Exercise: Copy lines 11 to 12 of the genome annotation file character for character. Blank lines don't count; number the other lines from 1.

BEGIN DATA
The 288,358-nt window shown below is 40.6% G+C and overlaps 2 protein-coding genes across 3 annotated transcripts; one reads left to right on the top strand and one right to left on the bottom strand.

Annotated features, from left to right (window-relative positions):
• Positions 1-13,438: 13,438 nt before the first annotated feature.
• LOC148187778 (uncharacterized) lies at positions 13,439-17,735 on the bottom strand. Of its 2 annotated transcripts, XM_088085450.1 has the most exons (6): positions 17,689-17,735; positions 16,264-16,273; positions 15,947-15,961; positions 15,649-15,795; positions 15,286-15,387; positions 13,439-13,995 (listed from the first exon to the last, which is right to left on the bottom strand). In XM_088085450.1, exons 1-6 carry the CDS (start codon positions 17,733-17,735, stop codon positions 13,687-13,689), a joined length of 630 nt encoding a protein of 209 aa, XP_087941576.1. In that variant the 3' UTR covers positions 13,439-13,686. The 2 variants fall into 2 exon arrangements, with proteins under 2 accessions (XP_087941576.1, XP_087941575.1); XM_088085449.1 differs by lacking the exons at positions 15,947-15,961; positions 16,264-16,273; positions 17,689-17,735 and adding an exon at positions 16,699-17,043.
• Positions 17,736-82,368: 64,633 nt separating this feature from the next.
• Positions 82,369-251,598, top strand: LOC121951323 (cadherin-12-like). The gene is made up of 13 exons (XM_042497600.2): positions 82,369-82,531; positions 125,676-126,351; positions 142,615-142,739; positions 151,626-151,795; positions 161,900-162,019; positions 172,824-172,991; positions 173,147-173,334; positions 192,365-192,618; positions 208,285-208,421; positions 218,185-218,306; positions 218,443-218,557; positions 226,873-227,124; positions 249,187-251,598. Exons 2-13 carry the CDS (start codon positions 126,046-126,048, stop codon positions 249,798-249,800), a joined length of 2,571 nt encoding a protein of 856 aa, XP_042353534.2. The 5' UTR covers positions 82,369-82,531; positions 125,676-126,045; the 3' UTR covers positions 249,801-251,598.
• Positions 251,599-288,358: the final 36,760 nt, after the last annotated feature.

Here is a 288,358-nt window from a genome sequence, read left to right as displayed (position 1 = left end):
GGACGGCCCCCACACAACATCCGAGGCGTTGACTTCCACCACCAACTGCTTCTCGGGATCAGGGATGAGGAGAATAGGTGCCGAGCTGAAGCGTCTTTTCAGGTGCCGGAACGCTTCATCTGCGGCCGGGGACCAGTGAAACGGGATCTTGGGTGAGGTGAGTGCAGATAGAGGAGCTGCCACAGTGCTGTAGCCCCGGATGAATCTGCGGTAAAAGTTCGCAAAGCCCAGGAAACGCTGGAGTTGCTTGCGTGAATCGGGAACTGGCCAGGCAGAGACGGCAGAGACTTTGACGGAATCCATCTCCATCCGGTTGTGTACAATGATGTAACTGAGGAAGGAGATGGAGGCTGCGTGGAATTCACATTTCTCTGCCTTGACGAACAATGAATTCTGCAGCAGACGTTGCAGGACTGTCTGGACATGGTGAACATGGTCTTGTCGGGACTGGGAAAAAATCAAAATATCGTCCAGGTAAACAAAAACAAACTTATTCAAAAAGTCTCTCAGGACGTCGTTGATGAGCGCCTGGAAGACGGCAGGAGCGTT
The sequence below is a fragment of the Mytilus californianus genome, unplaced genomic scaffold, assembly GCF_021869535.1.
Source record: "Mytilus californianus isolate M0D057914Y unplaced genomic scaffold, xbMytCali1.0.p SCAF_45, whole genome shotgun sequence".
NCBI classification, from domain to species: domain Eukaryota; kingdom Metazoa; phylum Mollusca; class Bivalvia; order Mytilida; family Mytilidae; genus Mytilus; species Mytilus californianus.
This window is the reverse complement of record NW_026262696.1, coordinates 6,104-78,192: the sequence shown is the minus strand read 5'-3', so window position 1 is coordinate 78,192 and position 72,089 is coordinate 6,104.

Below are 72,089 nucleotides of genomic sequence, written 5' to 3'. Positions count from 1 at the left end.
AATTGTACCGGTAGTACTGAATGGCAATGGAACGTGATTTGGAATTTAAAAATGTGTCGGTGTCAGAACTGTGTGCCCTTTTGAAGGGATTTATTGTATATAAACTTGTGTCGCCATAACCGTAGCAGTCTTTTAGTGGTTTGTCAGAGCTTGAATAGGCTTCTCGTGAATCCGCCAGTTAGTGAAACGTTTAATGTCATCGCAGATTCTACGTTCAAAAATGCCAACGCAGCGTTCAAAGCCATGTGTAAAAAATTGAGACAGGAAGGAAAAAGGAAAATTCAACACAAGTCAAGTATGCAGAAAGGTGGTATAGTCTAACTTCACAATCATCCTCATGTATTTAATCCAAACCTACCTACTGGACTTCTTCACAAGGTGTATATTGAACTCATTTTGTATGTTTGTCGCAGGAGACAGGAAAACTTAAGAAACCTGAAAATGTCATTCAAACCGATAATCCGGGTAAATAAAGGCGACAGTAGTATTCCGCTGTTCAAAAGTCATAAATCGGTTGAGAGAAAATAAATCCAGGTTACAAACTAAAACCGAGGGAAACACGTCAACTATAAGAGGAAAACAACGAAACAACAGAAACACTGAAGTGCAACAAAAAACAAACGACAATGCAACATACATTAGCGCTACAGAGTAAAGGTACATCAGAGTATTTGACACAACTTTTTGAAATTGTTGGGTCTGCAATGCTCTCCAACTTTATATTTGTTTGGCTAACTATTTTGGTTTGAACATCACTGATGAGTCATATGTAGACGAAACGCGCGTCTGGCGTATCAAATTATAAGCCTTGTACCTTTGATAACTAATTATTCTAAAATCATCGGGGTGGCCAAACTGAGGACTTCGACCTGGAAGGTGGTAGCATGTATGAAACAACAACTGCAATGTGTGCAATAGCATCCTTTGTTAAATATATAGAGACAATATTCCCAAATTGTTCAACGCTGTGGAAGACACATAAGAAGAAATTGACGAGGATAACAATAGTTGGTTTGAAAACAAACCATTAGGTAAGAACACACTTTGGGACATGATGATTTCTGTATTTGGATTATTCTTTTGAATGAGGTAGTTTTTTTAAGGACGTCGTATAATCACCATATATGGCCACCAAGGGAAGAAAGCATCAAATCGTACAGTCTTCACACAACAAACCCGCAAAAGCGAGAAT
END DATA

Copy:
Source record: "Mytilus californianus isolate M0D057914Y unplaced genomic scaffold, xbMytCali1.0.p SCAF_45, whole genome shotgun sequence".
NCBI classification, from domain to species: domain Eukaryota; kingdom Metazoa; phylum Mollusca; class Bivalvia; order Mytilida; family Mytilidae; genus Mytilus; species Mytilus californianus.